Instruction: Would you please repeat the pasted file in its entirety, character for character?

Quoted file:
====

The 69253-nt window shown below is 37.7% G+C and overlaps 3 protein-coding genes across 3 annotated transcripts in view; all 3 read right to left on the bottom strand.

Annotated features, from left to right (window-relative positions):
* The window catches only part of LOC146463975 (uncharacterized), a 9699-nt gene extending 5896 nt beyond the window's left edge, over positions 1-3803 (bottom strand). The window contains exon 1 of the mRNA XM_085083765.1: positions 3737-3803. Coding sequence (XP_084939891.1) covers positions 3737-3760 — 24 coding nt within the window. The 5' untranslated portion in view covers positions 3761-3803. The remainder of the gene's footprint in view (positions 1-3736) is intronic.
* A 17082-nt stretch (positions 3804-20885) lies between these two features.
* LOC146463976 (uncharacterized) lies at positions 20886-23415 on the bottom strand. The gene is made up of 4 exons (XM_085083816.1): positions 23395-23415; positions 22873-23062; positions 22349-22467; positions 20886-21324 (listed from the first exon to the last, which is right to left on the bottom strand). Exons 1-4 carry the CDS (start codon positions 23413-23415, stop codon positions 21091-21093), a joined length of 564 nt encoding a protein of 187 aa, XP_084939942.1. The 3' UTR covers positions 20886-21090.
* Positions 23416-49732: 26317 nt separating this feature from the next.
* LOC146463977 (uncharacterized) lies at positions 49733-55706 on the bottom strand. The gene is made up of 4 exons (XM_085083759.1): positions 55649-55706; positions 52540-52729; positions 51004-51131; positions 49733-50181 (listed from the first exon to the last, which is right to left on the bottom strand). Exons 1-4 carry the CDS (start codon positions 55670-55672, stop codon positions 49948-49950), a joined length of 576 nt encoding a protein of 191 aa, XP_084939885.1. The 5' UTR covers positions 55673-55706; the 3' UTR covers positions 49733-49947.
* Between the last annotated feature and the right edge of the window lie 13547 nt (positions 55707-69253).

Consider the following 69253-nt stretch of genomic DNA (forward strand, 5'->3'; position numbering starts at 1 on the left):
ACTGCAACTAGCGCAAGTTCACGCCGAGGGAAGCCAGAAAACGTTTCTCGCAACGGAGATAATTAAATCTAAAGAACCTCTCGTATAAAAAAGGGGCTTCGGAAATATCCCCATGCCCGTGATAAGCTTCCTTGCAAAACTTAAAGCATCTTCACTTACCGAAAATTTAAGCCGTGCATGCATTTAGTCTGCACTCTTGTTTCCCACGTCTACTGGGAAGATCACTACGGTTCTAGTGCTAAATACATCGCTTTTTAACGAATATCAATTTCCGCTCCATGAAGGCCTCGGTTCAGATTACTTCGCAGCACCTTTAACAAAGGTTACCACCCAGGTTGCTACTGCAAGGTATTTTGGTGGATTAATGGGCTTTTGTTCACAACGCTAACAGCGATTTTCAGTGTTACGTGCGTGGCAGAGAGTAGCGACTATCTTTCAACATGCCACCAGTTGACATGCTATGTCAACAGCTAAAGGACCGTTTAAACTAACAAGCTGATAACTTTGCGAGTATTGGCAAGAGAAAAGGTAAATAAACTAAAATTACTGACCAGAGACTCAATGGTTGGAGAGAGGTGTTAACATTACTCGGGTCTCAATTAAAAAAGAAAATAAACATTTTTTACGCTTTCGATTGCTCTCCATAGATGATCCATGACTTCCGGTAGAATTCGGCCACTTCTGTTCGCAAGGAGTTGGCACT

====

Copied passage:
The 69253-nt window shown below is 37.7% G+C and overlaps 3 protein-coding genes across 3 annotated transcripts in view; all 3 read right to left on the bottom strand.

Annotated features, from left to right (window-relative positions):
* The window catches only part of LOC146463975 (uncharacterized), a 9699-nt gene extending 5896 nt beyond the window's left edge, over positions 1-3803 (bottom strand). The window contains exon 1 of the mRNA XM_085083765.1: positions 3737-3803. Coding sequence (XP_084939891.1) covers positions 3737-3760 — 24 coding nt within the window. The 5' untranslated portion in view covers positions 3761-3803. The remainder of the gene's footprint in view (positions 1-3736) is intronic.
* A 17082-nt stretch (positions 3804-20885) lies between these two features.
* LOC146463976 (uncharacterized) lies at positions 20886-23415 on the bottom strand. The gene is made up of 4 exons (XM_085083816.1): positions 23395-23415; positions 22873-23062; positions 22349-22467; positions 20886-21324 (listed from the first exon to the last, which is right to left on the bottom strand). Exons 1-4 carry the CDS (start codon positions 23413-23415, stop codon positions 21091-21093), a joined length of 564 nt encoding a protein of 187 aa, XP_084939942.1. The 3' UTR covers positions 20886-21090.
* Positions 23416-49732: 26317 nt separating this feature from the next.
* LOC146463977 (uncharacterized) lies at positions 49733-55706 on the bottom strand. The gene is made up of 4 exons (XM_085083759.1): positions 55649-55706; positions 52540-52729; positions 51004-51131; positions 49733-50181 (listed from the first exon to the last, which is right to left on the bottom strand). Exons 1-4 carry the CDS (start codon positions 55670-55672, stop codon positions 49948-49950), a joined length of 576 nt encoding a protein of 191 aa, XP_084939885.1. The 5' UTR covers positions 55673-55706; the 3' UTR covers positions 49733-49947.
* Between the last annotated feature and the right edge of the window lie 13547 nt (positions 55707-69253).

Consider the following 69253-nt stretch of genomic DNA (forward strand, 5'->3'; position numbering starts at 1 on the left):
ACTGCAACTAGCGCAAGTTCACGCCGAGGGAAGCCAGAAAACGTTTCTCGCAACGGAGATAATTAAATCTAAAGAACCTCTCGTATAAAAAAGGGGCTTCGGAAATATCCCCATGCCCGTGATAAGCTTCCTTGCAAAACTTAAAGCATCTTCACTTACCGAAAATTTAAGCCGTGCATGCATTTAGTCTGCACTCTTGTTTCCCACGTCTACTGGGAAGATCACTACGGTTCTAGTGCTAAATACATCGCTTTTTAACGAATATCAATTTCCGCTCCATGAAGGCCTCGGTTCAGATTACTTCGCAGCACCTTTAACAAAGGTTACCACCCAGGTTGCTACTGCAAGGTATTTTGGTGGATTAATGGGCTTTTGTTCACAACGCTAACAGCGATTTTCAGTGTTACGTGCGTGGCAGAGAGTAGCGACTATCTTTCAACATGCCACCAGTTGACATGCTATGTCAACAGCTAAAGGACCGTTTAAACTAACAAGCTGATAACTTTGCGAGTATTGGCAAGAGAAAAGGTAAATAAACTAAAATTACTGACCAGAGACTCAATGGTTGGAGAGAGGTGTTAACATTACTCGGGTCTCAATTAAAAAAGAAAATAAACATTTTTTACGCTTTCGATTGCTCTCCATAGATGATCCATGACTTCCGGTAGAATTCGGCCACTTCTGTTCGCAAGGAGTTGGCACT